Court rules that Nazi tattoo kits not covered by the Nazi-era laws against symbols of genocide

The law does not prohibit a tattoo from being a symbol of a victim, a tattoo that might make the wearer feel the victim’s memory and offer solace to her family is acceptable, according…

Court rules that Nazi tattoo kits not covered by the Nazi-era laws against symbols of genocide

The law does not prohibit a tattoo from being a symbol of a victim, a tattoo that might make the wearer feel the victim’s memory and offer solace to her family is acceptable, according to many Israelis.

The prosecution, represented by prosecutors from the state of Jerusalem, argued that the tattoo kit was part of Nazi genocide and therefore “was part of Nazism’s ideology and ideological culture,” reported the Times of Israel.

The kit, exported to the United States, had been caught on camera in March as part of an investigation of a fake business operating in the Tel Aviv area. The shop was known to have exhibited tattoo kits and customers frequently posted pictures of themselves sporting the visible evidence of their tattoos on social media.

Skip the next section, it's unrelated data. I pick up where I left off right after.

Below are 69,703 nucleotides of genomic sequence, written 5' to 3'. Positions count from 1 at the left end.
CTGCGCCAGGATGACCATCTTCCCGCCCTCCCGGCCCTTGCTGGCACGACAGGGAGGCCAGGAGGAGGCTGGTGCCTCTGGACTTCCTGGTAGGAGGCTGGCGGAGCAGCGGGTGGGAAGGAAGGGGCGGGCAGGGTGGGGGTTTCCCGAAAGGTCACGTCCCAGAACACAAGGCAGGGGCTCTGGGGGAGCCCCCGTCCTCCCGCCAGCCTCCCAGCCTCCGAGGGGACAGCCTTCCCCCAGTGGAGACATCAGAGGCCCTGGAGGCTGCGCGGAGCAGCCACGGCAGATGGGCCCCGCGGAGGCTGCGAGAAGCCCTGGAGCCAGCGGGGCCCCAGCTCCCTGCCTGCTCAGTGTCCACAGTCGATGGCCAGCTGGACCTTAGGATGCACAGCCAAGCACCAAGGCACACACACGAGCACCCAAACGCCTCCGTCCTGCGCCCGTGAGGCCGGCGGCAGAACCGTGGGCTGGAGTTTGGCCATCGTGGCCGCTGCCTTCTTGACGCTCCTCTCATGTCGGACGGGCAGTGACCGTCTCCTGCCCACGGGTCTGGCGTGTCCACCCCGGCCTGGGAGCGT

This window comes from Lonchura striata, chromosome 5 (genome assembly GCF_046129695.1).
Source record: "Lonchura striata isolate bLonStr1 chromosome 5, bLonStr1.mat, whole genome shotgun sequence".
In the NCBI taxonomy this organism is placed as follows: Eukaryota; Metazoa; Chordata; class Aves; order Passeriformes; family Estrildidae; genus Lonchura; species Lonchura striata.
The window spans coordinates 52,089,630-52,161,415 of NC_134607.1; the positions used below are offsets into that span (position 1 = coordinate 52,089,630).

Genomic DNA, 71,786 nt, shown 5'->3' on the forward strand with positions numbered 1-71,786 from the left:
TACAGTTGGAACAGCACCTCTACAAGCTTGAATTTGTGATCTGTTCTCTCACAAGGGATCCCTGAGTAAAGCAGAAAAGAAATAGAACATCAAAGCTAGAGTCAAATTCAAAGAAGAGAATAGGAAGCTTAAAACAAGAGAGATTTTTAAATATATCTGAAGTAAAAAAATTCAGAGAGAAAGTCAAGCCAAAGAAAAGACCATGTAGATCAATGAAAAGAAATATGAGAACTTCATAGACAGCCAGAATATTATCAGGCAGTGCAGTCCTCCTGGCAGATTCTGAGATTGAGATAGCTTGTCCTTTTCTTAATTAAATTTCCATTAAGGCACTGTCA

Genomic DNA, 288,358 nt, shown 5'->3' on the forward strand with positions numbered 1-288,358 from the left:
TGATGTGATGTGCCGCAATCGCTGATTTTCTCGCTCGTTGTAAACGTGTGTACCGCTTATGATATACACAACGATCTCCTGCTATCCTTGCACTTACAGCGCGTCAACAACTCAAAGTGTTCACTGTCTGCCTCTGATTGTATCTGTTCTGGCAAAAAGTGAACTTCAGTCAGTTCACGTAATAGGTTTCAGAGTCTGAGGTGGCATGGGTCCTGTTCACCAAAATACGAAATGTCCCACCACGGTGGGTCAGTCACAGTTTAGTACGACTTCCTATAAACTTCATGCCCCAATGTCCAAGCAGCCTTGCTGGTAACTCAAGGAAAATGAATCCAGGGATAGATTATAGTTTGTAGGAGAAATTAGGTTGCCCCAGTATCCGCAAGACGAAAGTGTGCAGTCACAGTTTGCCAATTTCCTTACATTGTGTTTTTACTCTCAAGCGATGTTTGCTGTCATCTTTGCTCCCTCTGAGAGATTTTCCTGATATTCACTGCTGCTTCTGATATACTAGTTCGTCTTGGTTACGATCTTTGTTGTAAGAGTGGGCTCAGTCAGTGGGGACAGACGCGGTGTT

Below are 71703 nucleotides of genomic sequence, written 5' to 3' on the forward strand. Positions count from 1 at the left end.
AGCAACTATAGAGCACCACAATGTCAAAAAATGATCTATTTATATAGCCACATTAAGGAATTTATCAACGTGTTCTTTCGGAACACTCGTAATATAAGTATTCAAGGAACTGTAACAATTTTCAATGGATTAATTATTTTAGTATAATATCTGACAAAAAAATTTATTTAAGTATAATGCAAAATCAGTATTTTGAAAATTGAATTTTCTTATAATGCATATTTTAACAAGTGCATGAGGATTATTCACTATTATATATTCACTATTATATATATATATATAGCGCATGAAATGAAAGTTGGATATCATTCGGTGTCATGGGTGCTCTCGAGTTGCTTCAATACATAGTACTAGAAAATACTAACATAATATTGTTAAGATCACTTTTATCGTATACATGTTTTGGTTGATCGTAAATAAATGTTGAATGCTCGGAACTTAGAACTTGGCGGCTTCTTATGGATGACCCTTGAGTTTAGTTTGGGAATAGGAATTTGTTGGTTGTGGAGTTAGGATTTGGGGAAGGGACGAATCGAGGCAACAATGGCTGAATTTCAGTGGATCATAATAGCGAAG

The kit being sold by the company has been credited with being used at Auschwitz, and marks the 20th anniversary of the liberation of the Nazi death camp. It is believed that the tattoo kits were part of an unofficial tattoo, meaning the wearer received the device after the fashion of the tattooed German soldiers of World War II, but without official authorization.

The prosecution argued that because of the Holocaust, it was unlawful to allow Nazi symbols on cultural and artistic grounds. It called on the court to do the same to tattoo kits.

“The Auschwitz TATTERED TATTOOS kit was imprinted with Hitler’s name, with the genocidal symbol ‘J’, and with the initials for the Nazi party. It’s an utter absurdity that a kitsch-shop like that on a fashionable street could profit from the issuance of an illegal and misleading TATTOOS souvenir kit. Anyone is encouraged to transfer swastikas and symbols of the Holocaust to themselves. This criminal act cannot be left unpunished.”

The defense argued that the kits had been in Israel for several years, and had been used by Israelis. The kits themselves had been produced in Poland, and the judge felt that “we cannot place a barrier to its entry,” reported the Times of Israel. The judge accepted the defense’s case as being legal, and the case against the kits was now closed.

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